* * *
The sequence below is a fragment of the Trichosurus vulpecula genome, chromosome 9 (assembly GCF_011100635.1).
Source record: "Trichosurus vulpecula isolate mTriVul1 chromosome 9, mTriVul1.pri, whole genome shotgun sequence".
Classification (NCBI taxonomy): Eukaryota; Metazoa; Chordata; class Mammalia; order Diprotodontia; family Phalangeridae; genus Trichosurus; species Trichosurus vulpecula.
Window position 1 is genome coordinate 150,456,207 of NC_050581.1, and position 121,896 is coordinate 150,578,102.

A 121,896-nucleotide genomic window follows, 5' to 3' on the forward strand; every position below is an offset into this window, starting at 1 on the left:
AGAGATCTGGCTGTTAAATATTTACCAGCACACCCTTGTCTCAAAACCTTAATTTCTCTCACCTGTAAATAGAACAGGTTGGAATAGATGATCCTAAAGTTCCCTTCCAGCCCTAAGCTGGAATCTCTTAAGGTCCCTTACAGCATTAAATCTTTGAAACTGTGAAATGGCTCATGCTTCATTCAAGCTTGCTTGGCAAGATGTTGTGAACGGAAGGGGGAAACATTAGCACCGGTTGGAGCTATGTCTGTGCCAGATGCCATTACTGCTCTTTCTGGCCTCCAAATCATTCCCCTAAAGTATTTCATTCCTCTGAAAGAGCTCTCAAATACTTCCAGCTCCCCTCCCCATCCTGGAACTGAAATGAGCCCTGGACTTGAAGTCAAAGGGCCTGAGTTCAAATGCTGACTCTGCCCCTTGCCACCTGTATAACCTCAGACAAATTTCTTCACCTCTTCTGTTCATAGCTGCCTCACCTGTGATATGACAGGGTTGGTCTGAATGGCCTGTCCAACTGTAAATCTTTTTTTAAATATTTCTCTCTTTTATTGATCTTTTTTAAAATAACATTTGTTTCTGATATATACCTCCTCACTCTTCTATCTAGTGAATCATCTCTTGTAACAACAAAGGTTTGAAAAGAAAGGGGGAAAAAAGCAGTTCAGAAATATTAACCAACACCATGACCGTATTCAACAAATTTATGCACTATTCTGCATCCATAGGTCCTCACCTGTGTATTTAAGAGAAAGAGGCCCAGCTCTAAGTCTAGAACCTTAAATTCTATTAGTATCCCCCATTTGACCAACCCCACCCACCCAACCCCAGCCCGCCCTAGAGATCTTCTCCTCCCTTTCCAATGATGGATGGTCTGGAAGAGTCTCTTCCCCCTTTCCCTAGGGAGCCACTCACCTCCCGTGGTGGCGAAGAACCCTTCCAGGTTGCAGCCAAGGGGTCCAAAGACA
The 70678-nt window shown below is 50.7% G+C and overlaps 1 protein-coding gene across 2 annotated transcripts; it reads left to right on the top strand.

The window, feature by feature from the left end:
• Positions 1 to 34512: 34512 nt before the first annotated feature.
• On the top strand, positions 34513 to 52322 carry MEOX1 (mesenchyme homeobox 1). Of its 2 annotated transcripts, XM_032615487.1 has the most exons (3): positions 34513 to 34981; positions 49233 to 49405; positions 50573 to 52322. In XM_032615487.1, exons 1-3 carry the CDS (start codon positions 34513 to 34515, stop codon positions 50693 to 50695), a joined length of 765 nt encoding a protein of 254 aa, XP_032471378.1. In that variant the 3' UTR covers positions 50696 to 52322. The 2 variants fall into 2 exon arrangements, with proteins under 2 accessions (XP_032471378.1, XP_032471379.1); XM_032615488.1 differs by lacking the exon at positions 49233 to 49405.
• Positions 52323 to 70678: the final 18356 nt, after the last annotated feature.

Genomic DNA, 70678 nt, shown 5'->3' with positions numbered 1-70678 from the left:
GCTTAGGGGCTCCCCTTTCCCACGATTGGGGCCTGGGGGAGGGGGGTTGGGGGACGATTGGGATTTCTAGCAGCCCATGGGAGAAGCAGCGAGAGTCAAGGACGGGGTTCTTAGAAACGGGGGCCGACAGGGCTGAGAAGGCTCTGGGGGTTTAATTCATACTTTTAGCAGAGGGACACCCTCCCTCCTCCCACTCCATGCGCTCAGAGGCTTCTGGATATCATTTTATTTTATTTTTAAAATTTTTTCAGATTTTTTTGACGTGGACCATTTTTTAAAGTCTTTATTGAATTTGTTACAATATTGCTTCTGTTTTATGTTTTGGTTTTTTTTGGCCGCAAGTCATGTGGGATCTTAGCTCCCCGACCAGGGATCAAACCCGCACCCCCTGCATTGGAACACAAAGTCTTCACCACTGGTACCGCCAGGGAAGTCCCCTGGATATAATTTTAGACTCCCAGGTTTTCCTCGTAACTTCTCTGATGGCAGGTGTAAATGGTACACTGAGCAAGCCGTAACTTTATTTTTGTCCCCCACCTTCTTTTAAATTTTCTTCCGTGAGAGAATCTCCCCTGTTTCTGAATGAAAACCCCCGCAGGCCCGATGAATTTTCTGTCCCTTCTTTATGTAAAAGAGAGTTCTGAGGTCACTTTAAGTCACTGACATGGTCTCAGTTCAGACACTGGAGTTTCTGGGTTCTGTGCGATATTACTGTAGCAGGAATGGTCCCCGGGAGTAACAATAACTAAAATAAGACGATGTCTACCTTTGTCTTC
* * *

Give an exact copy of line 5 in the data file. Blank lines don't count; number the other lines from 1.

A 121,896-nucleotide genomic window follows, 5' to 3' on the forward strand; every position below is an offset into this window, starting at 1 on the left: